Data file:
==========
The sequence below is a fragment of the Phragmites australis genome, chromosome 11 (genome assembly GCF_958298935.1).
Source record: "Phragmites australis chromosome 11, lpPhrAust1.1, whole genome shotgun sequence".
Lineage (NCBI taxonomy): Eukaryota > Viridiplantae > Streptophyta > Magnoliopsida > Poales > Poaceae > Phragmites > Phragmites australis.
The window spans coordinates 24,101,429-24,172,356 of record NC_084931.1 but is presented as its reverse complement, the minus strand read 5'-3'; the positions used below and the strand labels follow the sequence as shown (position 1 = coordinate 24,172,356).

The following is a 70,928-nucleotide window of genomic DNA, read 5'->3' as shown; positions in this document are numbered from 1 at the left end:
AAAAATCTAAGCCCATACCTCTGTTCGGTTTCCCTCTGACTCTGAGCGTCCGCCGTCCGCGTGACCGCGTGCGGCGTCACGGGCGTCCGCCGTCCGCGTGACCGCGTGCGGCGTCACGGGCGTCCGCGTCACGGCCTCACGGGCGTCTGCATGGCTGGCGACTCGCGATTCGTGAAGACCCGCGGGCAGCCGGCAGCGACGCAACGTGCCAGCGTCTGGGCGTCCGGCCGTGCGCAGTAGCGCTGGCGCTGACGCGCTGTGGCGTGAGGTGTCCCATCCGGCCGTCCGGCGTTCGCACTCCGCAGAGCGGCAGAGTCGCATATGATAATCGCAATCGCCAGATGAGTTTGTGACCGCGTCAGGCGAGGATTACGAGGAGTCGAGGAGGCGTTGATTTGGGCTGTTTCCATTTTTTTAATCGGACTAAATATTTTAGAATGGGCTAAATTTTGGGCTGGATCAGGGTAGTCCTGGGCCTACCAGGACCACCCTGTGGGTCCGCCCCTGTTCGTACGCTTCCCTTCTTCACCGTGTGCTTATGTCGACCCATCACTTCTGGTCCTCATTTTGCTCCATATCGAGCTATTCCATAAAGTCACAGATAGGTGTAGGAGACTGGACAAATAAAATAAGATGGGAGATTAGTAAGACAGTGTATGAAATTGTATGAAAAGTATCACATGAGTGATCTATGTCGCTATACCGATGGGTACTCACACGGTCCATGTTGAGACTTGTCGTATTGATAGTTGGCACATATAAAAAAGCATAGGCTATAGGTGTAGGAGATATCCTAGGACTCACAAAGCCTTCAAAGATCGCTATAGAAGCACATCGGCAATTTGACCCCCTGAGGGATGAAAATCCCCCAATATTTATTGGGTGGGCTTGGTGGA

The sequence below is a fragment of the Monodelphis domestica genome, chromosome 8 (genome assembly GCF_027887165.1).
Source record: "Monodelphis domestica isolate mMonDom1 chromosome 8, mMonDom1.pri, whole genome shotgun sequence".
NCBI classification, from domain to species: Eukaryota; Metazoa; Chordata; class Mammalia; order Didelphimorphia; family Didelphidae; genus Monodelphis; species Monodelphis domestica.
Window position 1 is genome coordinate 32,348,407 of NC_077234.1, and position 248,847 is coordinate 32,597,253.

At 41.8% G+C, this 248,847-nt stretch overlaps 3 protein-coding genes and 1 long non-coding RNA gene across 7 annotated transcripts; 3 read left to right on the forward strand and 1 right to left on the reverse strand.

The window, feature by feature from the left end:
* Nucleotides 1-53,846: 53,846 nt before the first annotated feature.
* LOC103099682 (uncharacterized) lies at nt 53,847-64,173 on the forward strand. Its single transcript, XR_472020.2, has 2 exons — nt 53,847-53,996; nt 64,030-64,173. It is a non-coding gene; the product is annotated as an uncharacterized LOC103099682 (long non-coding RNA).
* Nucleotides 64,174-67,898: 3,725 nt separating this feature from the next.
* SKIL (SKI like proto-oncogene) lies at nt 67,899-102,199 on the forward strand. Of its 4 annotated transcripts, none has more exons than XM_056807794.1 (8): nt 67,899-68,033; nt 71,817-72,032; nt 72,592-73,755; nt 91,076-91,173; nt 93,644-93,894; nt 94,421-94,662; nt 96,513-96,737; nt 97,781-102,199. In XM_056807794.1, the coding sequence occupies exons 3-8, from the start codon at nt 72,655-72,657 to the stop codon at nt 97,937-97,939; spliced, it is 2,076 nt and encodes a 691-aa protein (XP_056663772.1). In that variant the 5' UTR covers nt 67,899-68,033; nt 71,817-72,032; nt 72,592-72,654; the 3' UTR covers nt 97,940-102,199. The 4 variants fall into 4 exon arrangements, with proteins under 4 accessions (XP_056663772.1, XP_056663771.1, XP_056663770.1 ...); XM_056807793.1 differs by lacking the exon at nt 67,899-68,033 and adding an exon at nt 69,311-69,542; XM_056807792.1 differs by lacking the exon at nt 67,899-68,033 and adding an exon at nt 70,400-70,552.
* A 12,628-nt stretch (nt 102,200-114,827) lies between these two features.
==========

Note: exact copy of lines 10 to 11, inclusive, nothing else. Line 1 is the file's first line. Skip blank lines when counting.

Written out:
Window position 1 is genome coordinate 32,348,407 of NC_077234.1, and position 248,847 is coordinate 32,597,253.

At 41.8% G+C, this 248,847-nt stretch overlaps 3 protein-coding genes and 1 long non-coding RNA gene across 7 annotated transcripts; 3 read left to right on the forward strand and 1 right to left on the reverse strand.